Long overdue rain is finally on its way to Queensland and NSW – but forecasters warn it might be too much of a good thing, with some areas set to get their heaviest February rainfall in decades.
South-east Queensland is set for a drenching, with as much as 200 millimetres of rain along the coast on Wednesday and Thursday.
Rain is also forecast for Queensland’s drought-affected southern interior and south-west, with the Southern Downs, Darling Downs and parts of the Warrego and Maranoa regions getting up to 40 millimetres a day until the weekend.
In NSW, falls of about 25 millimetres are expected from Lismore in the north to Cooma in the south, and about 10-15 millimetres further inland to Bourke. The state’s far west could receive between up to five millimetres.
The rain will come from a large high pressure system over the southern Tasman Sea that will direct moist easterly winds onto eastern Australia.
“Many of the fires that we had earlier in September and October in northern NSW will see this widespread rainfall,” Bureau of Meteorology spokesman Dean Narramore said.
“It looks like even many of the ongoing fires to the west of Sydney and down towards the south coast and into East Gippsland will also get some of this rainfall as well.”
— NSW RFS (@NSWRFS) February 4, 2020
Mr Narramore said there would also be a surface trough in central parts of Queensland and NSW.
“That’s going to combine with this persistent, very moist onshore tropical flow coming in off the Coral and Tasman seas to produce widespread afternoon and evening showers and thunderstorms every day from Wednesday, right through to early next week,” he said.
The rain will put eastern and northern NSW at particular risk of flooding after days of rain and thunderstorms.
“Flash flooding will become quite a risk, particularly if we get these storms over the same areas day after day,” Mr Narramore said.
“As we get into the weekend and early next week, we could even possibly see riverine flooding for some parts of New South Wales as well, and even possibly in the southern parts of Queensland.”
Severe Weather Update: heavy rainfall and potential flooding for NSW & QLD.
Video is current at 11 am AEDT 5 February 2020.
— Bureau of Meteorology, Australia (@BOM_au) February 5, 2020
The BOM is keeping a close watch on a tropical low near the Northern Territory-Western Australia border.
“That’s going to move over the Kimberley in the coming days and then that’ll move offshore midweek, possibly developing into a cyclone as we get towards the end part of this week,” he said.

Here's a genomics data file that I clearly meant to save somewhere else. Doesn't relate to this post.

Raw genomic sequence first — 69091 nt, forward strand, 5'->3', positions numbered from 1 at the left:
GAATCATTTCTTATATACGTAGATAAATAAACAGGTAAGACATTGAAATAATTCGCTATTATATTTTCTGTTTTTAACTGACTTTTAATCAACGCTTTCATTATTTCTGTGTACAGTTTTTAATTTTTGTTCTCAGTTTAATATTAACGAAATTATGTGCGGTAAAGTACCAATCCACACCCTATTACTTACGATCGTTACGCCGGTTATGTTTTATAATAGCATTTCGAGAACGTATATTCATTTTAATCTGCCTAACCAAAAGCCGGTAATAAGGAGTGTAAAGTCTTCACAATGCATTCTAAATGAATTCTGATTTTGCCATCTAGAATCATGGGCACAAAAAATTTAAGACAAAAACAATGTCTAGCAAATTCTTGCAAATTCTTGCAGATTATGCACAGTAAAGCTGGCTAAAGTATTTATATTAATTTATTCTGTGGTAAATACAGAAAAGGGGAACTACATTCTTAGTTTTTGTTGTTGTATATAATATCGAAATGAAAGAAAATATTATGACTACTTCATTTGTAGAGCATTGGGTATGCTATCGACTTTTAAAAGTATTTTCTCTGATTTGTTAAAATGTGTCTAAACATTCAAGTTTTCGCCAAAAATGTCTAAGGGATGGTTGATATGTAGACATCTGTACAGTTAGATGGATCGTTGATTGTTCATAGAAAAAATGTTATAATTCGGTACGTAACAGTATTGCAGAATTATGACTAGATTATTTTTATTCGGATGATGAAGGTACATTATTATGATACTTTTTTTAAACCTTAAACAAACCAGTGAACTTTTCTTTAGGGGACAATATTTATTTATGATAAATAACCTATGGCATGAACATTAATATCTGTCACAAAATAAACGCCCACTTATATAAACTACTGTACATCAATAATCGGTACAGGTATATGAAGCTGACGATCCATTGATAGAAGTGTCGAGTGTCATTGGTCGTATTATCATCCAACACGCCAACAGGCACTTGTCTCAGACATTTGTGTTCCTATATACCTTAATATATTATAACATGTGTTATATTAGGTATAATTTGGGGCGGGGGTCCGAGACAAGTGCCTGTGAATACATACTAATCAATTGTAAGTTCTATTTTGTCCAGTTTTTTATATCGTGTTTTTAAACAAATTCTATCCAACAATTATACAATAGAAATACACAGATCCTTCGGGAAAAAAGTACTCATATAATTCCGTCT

There are flood watches for the Northern Territory and parts of Western Australia as a result.
Meanwhile, soil damaged by fire and years of drought will be at risk of being washed away, potentially affecting runoff to dams.
A similar set-up in mid-January brought severe hailstorms up and down Australia’s east coast, but Mr Narramore said this system was not quite as unstable and would be less likely to produce widespread damaging hail.
🌧 What will you do when the drought breaks? 🌧We asked Aussies right around rural Australia, and their answers are humble, heartwarming and often as simple as "jump in a muddy puddle!"
Posted by ABC News on Thursday, January 30, 2020
However, drought-stricken areas of western NSW will remain parched despite the forecast high rainfall. Bureau of Meteorologist climatologist Blair Trewin said the rain would be concentrated in NSW’s coastal areas.
“It’s going to be a significant rainfall event across the state but the extreme west will not pick up too much,” Mr Trewin said on Wednesday.
“Most western rainfall activity will be concentrated around the northern inland area, particularly along the NSW-Queensland border.
“The [rainfall] deficits are very big, so it certainly won’t go very far. But it’s better to have it than not have it.”
Mr Trewin said three years of dry cool seasons had resulted in limited rainfall, meaning drier waterways and rivers and low water storage levels.
“Evaporation during the cooler season is lower and it looks like this upcoming season outlook is going to be slightly towards the drier side again, which will not be good for sustainability of the land,” he said.
“Dry land crops could be decent but a dam for example would need a lot more rain to fill.”